by Ken Toll
When is poverty real?
Maybe when you see that man on the street corner with a sign. Or maybe when you read a blog on our website. Or maybe when a financial crisis happens to someone you care about.
Maybe, just maybe, it becomes real when it shows up in a national newspaper.
A few weeks ago, USA Today ran an article on the 50 U.S. communities most affected by extreme poverty. These are cities where poverty is so concentrated that it impacts the community as a whole—fewer job opportunities, struggling schools, higher incidence of crime, challenges with infrastructure and health access.
The most impacted community in Michigan according to USA Today? Jackson.
“Of the 38 Census tracts in the Jackson, Michigan, metro area, seven have poverty rates of 40% and above, up from five in 2010,” the article says. “The number of poor Jackson metro area residents living in extremely poor neighborhoods nearly doubled from 4,740 in 2010 to 8,335 in 2016.”
The report goes on to note how unemployment is much higher in those neighborhoods—2 ½ times, in fact—while graduation rates are much lower.
We can react to that article in several ways.
We can get defensive: “That’s not the Jackson I know!” While I appreciate that reaction (and share it to some degree), that isn’t going to change things.
We can lay blame: “It’s (fill in the blank)’s fault!” That, too, won’t solve the issue.
Or … we can take ownership. We can admit that, while we might quibble over numbers and details, there are far too many people in Jackson who struggle to make ends meet. We can realize that it isn’t “their” problem, it’s our problem—because poverty and economic instability affects the entire community. Not just one person. Not just one family. Not just one neighborhood.
It affects you. It affects me.
The numbers in this article resonate with me personally. When I was five years old, growing up on the corner of South Jackson and Morrell, my parents began taking dinners over to one neighbor’s house about once a week. I learned from my friends on the block that their families were taking meals to that same family. My parents helped me understand that the father had lost his job, and that we didn’t want their family to go hungry. I’d never really thought of hunger as a possibility. Now I see how fortunate and privileged I was.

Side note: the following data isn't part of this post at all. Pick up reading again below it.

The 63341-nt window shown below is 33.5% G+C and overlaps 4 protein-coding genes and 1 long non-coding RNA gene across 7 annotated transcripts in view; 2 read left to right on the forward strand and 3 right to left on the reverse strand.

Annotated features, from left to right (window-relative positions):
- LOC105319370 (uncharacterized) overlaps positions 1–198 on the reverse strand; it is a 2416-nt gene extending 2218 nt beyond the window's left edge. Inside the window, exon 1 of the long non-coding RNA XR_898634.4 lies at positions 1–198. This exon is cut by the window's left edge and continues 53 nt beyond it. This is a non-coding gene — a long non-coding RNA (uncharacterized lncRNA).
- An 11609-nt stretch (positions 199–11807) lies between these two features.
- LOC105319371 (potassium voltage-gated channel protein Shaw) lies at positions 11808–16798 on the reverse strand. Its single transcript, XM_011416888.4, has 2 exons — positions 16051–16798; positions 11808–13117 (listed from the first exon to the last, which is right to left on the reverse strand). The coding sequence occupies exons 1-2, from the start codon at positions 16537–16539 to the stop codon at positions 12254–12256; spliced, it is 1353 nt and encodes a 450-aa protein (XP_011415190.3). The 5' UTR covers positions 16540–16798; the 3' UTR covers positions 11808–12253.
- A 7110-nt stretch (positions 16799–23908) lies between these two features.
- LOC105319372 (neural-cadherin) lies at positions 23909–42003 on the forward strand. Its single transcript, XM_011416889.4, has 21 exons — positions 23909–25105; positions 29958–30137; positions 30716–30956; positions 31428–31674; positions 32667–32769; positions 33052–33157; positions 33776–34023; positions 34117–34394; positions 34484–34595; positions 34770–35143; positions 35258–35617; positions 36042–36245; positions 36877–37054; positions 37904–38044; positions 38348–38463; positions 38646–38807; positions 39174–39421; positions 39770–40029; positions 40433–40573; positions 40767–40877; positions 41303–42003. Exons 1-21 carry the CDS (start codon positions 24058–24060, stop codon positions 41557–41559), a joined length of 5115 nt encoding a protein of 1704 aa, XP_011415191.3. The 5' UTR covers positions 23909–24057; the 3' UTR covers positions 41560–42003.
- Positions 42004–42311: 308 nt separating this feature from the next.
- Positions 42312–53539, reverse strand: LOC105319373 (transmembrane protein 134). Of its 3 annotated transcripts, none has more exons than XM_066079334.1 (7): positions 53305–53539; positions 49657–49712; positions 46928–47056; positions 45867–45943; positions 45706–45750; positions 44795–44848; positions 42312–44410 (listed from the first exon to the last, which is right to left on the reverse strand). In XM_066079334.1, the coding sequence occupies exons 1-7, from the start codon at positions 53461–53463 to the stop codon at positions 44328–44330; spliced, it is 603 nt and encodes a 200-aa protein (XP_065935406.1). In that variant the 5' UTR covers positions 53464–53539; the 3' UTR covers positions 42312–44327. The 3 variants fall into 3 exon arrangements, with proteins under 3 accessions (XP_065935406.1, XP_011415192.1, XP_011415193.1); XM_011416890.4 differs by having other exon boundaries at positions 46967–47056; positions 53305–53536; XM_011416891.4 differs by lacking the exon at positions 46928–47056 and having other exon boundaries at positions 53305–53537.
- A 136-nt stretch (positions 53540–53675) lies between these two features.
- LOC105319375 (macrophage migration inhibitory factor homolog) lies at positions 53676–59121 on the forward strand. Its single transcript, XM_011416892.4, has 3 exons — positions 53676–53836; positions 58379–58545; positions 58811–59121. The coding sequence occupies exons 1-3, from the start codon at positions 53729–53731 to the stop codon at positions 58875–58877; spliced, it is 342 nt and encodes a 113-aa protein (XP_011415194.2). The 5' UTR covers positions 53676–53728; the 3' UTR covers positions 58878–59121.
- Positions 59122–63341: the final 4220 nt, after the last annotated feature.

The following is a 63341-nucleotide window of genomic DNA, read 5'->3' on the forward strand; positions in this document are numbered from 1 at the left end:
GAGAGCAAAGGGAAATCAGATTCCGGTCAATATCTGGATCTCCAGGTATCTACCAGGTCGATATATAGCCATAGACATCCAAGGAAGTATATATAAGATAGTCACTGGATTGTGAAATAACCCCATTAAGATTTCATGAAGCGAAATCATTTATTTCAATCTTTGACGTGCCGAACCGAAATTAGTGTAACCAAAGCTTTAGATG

Shouldn’t we take that same collective approach today—for all of Jackson county?
Two years ago, United Way of Jackson County embraced financial stability as its primary focus. We’re building partnerships, gathering resources and strengthening a collaborative push to help individuals and families build economic strength for the long-term.
While this is a big, daunting, and audacious task, I believe that our community can do it. Jackson’s nonprofits, some parts of the public sector and other stakeholders have come together to form the Financial Stability Network. That network is doing all that it can, with the resources at hand. We’re beginning to make progress, but I do not believe we’ll get the job done without significant new resources. Now is the time for all of us to step up, join forces, and get this done.
No single agency can solve poverty. No solitary strategy can take Jackson off that list. But when we come together and commit ourselves to changing the condition, we create a stronger community—and, most importantly, we transform lives.
I invite you to join with United Way to make that happen. Be a donor. Be a volunteer. Be a voice for those who have no voice. Together let’s fight for the financial stability of every person in Jackson County.
Let’s do what we can to put Jackson on a different list, one that celebrates the growth and strength of our community.